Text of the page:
Ankylosing Spondylitis Treatment
Ankylosing spondylitis (AS) is an inflammatory disease that can cause some of the vertebrae in your spine to fuse together. This fusing makes the spine less flexible and can result in a hunched-forward posture. A severe case of Ankylosing spondylitis can make it impossible for you to lift your head high enough to see forward.
Ankylosing spondylitis affects men more often than women. Signs and symptoms of Ankylosing spondylitis typically begin in early adulthood. Inflammation also can occur in other parts of your body — such as your eyes and bowels.
Symptoms appear gradually, usually around 23 years of age. Initial symptoms are typically chronic pain and stiffness in the middle part of the spine or the entire spine, often with pain referred to one or other buttock or the back of thigh from the sacroiliac joint. Since the initial signs and symptoms are not specific for Ankylosing spondylitis, there is a lag-time between onset of disease and diagnosis, which averages between 8.5 years and 11.4 years.
About 40 percent of AS patients experience inflammation in the anterior chamber of the eye (uveitis), causing redness, eye pain, vision loss, floaters and photophobia. This is thought to be due to the association that both AS and uveitis have with the inheritance of the HLA-B27 antigen. Other common symptoms of AS include: generalized fatigue and sometimes nausea. Less commonly, aortitis, aortic valve insufficiency, apical lung fibrosis and ectasia of the sacral nerve root sheaths may occur.
When the condition presents before the age of 18, it is relatively likely to cause pain and swelling of large limb joints, particularly the knee. In prepubescent cases, pain and swelling may also manifest in the ankles and feet, where spurs may also develop.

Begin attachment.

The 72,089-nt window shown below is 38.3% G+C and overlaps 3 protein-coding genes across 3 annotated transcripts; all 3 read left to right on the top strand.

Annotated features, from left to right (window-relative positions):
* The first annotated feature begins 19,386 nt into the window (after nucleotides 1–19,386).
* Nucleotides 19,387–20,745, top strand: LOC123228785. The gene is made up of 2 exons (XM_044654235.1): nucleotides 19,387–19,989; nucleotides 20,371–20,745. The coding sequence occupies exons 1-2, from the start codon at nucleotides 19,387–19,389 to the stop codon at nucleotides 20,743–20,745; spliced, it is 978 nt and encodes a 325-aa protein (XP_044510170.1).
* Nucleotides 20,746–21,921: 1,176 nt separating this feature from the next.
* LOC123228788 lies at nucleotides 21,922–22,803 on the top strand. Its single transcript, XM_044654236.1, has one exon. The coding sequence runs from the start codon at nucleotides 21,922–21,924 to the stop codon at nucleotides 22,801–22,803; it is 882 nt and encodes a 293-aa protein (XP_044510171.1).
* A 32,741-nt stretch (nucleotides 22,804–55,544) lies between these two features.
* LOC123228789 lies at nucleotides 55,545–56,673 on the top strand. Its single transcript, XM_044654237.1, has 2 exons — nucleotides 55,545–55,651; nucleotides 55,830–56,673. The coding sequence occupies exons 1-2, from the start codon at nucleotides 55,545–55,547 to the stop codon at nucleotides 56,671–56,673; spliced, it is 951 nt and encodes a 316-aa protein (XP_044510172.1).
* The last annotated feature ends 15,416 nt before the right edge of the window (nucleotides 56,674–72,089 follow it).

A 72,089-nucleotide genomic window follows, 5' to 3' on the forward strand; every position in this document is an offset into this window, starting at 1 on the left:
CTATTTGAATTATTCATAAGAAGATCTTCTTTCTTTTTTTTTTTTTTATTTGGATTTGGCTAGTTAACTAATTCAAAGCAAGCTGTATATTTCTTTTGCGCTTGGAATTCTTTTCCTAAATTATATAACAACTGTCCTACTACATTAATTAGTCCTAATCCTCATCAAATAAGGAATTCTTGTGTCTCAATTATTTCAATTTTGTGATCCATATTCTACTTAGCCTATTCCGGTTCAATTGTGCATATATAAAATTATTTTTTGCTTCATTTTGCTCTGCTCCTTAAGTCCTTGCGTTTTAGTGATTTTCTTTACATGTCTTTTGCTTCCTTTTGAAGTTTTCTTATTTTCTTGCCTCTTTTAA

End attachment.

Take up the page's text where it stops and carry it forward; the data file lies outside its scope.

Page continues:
Pain is often severe at rest, but improves with physical activity. However, many experience inflammation and pain to varying degrees regardless of rest and movement.
Ankylosing spondylitis is one of a cluster of conditions known as seronegative spondyloarthropathies, in which rheumatoid factor tests are negative and the characteristic pathological lesion is an inflammation of the enthesis (the insertion of tensile connective tissue into bone).
Early signs and symptoms of Ankylosing spondylitis may include pain and stiffness in your lower back and hips, especially in the morning and after periods of inactivity.
These symptoms may come on so gradually that you don’t notice them at first. Over time, symptoms may worsen, improve or stop completely at irregular intervals.
The areas most commonly affected are:
- The joint between the base of your spine and your pelvis.
- The vertebrae in your lower back.
- The places where your tendons and ligaments attach to bones, mainly in your spine, but sometimes along the back of your heel.
- The cartilage between your breastbone and ribs.
- Your hip and shoulder joints
- There is no cure for Ankylosing spondylitis. Acupuncture treatments can decrease your pain and lessen your symptoms.